What next for the Capitol project?

Wed, Nov 29, 2017

Lee Meixian

AFTER the Court of Appeal two weeks ago threw out Perennial Real Estate Holdings' application to wind up its joint entities with Capitol Singapore co-deve-loper Pontiac Land, both sides have been left with two options - neither of them easy.

The winding-up application, if it had been successful, would have allowed a buyer to swoop in and take the entire development - its retail mall, residential development, hotel and the refurbished theatre - off the hands of the two developers.

With that option now struck off, what is left is for one party to sell its stake to the other. This is challenging because the question of "who should sell to whom" could unravel into another dispute.

According to the April 2017 court judgement, Perennial had made it clear in oral submissions that it did not wish to sell its stake, but wanted to buy Chesham's instead. (Chesham is a Pontiac affiliate company that owns half of the Capitol development.) That was the reason that it had hoped for a court-ordered buy-out instead of exercising the exit mechanism to offer to sell its shares to Chesham at fair value.

In its submissions to the court, Perennial had also said that if the companies were placed in liquidation and the liquidator decided to sell the Capitol project, Perennial would be "prepared to make a bid".

Judicial Commissioner (JC) Kannan Ramesh noted that Perennial's intent had never been to cash out of the project, but to buy over it instead.

The second option would be for Perennial CEO Pua Seck Guan and Pontiac and Chesham director Kwee Liong Seen to attempt cordial discussions to make things work, ironing out differences with each side making compromises where needed.

But this could also prove to be another uphill task, as the court judgement showed that the relationship between Mr Pua and Mr Kwee had grown "increasingly acrimonious, and they had not been on speaking terms for more than a year at the time of the applications" in April 2016.

The feud reveals the inherent difficulty with 50-50 partnerships, which is that in times of dispute, there will be clear stalemate. One person's stake entirely cancels out the other's, and no business decision can be moved forward if both sides have conflicting views.

In the case of Capitol, such disagreements "severely stunted" progress at the Capitol Project, JC Ramesh said, causing the development to "(fall) into economic slumber".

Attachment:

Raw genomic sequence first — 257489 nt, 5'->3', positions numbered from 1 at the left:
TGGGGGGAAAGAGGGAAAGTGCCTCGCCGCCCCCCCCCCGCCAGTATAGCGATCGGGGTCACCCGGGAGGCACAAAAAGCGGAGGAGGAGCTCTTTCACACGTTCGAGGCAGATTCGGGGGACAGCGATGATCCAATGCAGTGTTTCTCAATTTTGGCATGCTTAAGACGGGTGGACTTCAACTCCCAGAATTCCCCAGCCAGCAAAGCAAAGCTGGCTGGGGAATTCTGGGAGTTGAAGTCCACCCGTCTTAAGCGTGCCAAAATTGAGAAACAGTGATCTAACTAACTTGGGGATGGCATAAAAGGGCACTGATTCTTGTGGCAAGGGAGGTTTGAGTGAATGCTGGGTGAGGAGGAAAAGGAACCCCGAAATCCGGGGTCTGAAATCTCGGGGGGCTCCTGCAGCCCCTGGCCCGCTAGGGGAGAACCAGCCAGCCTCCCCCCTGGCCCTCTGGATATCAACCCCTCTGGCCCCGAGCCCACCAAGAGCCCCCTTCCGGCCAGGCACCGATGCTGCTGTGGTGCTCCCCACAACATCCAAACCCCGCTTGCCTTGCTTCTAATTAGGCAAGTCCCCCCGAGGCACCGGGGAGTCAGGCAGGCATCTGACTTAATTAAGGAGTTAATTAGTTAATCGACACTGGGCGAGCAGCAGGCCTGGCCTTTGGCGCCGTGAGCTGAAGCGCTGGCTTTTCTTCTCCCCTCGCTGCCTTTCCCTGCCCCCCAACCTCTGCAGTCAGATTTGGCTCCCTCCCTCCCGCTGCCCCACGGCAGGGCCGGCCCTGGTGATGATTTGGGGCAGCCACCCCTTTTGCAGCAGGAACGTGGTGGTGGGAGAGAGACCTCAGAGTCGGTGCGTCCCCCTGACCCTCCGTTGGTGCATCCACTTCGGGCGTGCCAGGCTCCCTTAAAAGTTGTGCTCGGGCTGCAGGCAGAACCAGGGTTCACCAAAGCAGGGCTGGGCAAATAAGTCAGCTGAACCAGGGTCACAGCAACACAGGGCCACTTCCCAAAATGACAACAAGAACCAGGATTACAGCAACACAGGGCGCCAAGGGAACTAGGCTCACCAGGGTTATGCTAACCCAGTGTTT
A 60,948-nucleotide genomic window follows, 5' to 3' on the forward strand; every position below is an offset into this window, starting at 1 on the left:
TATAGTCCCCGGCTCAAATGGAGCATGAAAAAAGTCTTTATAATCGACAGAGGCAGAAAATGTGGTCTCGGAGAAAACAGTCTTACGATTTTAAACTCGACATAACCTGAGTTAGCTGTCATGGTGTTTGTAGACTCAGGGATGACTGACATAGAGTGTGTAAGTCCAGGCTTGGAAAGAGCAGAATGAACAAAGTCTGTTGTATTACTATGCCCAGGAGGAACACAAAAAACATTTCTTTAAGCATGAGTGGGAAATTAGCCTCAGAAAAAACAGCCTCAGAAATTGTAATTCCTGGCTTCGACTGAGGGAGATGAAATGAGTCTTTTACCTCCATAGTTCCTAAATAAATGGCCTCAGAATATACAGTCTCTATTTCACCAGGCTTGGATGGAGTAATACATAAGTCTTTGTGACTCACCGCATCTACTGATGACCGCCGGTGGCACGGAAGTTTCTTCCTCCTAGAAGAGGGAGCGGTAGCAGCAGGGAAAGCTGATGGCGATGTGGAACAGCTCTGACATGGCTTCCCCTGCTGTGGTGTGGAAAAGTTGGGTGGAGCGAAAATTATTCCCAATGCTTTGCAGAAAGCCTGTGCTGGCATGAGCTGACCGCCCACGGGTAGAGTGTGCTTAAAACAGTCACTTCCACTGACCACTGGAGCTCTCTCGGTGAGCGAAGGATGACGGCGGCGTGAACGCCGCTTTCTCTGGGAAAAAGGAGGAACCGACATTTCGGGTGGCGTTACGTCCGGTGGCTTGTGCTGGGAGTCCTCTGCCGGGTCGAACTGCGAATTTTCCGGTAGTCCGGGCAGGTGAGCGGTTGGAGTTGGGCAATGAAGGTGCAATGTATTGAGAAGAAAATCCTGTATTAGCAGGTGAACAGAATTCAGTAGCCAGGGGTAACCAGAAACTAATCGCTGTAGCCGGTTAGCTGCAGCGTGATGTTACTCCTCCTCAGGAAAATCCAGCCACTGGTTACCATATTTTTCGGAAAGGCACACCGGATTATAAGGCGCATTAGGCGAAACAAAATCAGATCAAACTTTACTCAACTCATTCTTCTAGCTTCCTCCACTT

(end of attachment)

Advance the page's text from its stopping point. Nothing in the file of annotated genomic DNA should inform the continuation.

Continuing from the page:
The impasse led to a delay in the opening of the six-star hotel, The Patina. It got its temporary occupation permit in October 2015, but remains unopened as Mr Pua allegedly refused to countersign payments for various expenses incurred by the hotel. If not for this dispute, the hotel could have already started operating and generating income.

The court judgment also said that Perennial had remained unpaid for the retail leasing services that it provided to the mall since its opening in 2015. These days, although most tenants have fitted out their stores, Capitol Piazza remains mostly quiet except for Food Republic at the basement that draws the lunchtime crowd on weekdays.

As for sales at its luxury residential project, Eden Residences Capitol, only 16 of the 39 units have been sold as at end-October.

Lawyers whom The Business Times spoke to said that joint venture agreements (JVAs) - even between equal-share partners - will usually include deadlock prevention and resolution mechanisms.

Dispute resolution mechanisms can include Party A giving Party B the right of first refusal to buy its shares before it is entitled to enter into any transaction with a third party. Even in 50-50 partnerships, there can still be one controlling person with a casting vote that allows one party to decide on an issue when the votes on each side are equal.

To be sure, the shareholding structure did not start out as a 50-50 equal partnership but came about after one of the original shareholders, Top Global executive chairman Sukmawati Widjaja, sold her stake, followed by a series of transactions also involving OSIM founder Ron Sim and Perennial's reverse takeover with entertainment business St James Holdings in 2014.

JC Ramesh aptly noted that: "It must be said that every party entering into a commercial relationship takes the risk that the relationship may sour or that the bargain may turn out to be a bad one."

The fact that there was such trust between the initial three parties that they did not think it necessary to document their relationship in a JVA and were content to have their working relationship proceed on the basis of unwritten mutual agreements despite the scale, complexity and risk of the investment, spoke volumes.

However, following Mdm Widjaja's exit, the JVA went through several drafts but was never signed as the disputes compounded.

Perhaps in this case, a signed JVA that properly builds in deadlock prevention and resolution mechanisms could have provided more guidance for both developers through this perplexing episode.